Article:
There were in Baghdad at least three hospitals designated to receive military personnel: the Rashid, Zafaraniya, and Yarmouk.(7) Other hospitals as well would have received some military casualties and dead -- and they would have designated at least some of these dead as "military."(8) Doctors' motivation for this was not an abstract commitment to separate military from civilian dead, but a desire to facilitate the identification of the dead by family members.(9) Unlike most civilians who suffered death and injury in Baghdad, military personnel might have been posted to Baghdad from all over the country. Family members searching for them might seek them through military channels or depend on information such as their rank, home unit, or assignment to find them.
One indication of the number of military dead are the 260 recorded at the Rashid Hospital, which served the military almost exclusively.(10) The Yarmouk -- a civilian hospital -- also was overwhelmed with clearly military casualties, but their number was never made public.(11) The LA Times survey quotes the explanation offered by the hospital's Director of Statistics:
We were divided, with a special sector for the military and a general in charge of it, a doctor. No one dared to ask them about their numbers. And then they were gone.(12)Soldiers were also evident among the casualties at the Adnan annex in Medical City and at Al Kindi.(13) The Knight-Ridder survey cites the director of the Al-Kadhymia Pediatrics Hospital estimating that 60 to 70 percent of the dead and wounded were civilian; the rest, military.(14) (South of Baghdad, at Babylon General Hospital near Al Hillah, doctors estimated the number of military casualties received from an attack to be 20 percent.)(15) If only 20 percent of the dead at Baghdad's civilian hospitals were military personnel (and identified as such), they would have numbered approximately 720. (This number would not have been included in the newspaper hospital surveys.) Of course, if the proportion were closer to the 30-40 percent cited by the director of Al-Kadhymia, this would entail a significantly higher number.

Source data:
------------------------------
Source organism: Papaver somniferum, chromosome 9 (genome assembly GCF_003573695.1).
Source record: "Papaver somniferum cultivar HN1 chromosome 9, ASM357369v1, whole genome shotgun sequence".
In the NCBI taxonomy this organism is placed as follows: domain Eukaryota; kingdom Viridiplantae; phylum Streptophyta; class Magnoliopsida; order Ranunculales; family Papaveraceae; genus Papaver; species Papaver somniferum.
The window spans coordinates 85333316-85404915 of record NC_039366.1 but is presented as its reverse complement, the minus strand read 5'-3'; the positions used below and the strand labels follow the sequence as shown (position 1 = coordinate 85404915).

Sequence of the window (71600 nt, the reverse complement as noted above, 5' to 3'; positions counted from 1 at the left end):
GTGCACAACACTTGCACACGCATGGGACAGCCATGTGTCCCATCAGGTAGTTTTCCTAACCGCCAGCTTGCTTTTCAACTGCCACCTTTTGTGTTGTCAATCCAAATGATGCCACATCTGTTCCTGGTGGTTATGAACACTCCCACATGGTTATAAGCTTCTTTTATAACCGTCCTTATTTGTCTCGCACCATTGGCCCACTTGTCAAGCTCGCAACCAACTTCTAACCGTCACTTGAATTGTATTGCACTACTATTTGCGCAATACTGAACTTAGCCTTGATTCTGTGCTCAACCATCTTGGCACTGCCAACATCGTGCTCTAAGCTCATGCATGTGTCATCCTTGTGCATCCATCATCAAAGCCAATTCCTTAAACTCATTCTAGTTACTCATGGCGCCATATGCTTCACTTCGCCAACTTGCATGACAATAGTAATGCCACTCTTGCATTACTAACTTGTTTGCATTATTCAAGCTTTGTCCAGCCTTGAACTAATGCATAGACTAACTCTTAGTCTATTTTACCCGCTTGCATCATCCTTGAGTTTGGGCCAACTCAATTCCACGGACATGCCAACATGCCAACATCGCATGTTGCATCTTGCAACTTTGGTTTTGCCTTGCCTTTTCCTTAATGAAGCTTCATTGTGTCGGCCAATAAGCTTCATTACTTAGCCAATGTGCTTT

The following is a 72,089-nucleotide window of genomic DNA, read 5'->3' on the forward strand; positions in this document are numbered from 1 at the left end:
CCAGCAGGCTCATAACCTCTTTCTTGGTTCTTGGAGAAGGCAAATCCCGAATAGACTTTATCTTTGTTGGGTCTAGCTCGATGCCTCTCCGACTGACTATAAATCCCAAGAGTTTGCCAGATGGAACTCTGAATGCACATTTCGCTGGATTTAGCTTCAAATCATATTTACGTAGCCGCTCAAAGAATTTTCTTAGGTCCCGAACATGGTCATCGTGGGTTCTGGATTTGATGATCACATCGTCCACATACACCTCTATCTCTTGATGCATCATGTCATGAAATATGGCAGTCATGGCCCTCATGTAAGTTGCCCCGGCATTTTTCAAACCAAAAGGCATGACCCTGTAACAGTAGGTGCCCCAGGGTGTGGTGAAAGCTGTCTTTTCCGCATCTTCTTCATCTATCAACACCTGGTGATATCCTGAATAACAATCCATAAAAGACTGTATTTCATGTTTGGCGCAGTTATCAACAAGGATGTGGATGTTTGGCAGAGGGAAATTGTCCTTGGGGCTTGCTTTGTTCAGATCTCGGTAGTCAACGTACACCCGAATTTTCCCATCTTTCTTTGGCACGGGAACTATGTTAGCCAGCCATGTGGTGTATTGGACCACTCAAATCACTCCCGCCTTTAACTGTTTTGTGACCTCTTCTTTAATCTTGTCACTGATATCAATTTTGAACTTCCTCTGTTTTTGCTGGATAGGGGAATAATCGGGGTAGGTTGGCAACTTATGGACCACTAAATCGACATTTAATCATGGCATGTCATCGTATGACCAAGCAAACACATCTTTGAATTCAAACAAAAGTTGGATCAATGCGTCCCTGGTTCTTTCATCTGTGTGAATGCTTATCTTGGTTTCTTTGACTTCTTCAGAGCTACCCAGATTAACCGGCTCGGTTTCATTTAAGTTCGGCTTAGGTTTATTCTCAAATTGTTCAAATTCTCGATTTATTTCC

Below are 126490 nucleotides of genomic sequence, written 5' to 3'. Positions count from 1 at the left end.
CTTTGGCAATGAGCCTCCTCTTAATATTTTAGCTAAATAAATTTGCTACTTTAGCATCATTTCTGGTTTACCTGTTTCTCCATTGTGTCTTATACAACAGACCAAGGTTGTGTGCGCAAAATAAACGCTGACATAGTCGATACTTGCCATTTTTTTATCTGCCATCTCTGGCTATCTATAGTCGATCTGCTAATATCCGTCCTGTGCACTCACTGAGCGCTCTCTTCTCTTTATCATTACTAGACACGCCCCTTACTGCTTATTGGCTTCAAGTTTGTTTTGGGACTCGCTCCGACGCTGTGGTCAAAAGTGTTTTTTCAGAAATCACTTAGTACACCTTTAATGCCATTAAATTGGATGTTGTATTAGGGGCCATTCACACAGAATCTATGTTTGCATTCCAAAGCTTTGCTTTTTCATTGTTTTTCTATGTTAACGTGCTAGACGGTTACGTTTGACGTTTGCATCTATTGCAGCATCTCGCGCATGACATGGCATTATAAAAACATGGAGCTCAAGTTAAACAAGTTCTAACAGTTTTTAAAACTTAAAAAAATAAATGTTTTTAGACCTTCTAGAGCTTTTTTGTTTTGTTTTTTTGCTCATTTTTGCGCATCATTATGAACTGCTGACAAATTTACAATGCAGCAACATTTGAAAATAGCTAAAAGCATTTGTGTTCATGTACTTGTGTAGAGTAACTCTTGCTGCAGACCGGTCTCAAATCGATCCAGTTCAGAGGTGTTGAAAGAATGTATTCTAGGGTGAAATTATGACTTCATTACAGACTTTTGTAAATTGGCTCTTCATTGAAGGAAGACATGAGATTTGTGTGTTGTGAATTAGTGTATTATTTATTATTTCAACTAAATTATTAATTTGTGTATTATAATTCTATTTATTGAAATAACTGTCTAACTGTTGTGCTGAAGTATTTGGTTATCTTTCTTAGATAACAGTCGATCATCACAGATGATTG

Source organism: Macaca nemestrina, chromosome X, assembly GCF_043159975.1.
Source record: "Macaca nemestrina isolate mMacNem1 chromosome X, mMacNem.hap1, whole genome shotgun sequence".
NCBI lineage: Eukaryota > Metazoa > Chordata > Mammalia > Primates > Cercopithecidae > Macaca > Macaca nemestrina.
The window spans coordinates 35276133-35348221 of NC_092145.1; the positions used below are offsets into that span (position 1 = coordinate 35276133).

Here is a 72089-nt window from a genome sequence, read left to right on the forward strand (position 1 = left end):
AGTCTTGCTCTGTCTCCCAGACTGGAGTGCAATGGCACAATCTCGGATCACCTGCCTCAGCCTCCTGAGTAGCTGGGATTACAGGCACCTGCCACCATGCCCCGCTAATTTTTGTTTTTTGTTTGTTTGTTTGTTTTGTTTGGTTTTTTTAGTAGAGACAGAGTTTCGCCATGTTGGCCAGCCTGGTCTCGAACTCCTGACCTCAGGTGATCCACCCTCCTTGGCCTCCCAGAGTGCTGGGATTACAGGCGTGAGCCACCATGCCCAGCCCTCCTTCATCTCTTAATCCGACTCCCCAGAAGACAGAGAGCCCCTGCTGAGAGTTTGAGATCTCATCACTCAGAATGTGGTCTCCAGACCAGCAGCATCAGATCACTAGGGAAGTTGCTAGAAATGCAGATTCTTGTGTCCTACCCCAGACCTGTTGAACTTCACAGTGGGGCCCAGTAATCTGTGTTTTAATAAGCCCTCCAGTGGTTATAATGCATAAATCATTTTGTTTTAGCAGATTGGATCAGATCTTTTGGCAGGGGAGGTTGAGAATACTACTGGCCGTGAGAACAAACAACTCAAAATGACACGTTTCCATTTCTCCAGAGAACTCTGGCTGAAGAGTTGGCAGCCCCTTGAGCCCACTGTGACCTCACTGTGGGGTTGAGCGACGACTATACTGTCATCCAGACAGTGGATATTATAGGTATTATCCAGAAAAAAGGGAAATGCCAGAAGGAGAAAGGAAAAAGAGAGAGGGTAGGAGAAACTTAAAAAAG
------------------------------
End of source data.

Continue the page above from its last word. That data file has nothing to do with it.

For the purposes of this report we set the minimum of uniform military dead in hospitals at 500, which includes the 260 military dead recorded at Rashid. We will use 1,200 as an upper-end estimate for the uniformed military dead who might have been identified as military and treated at hospitals throughout the city, either military or civilian ones.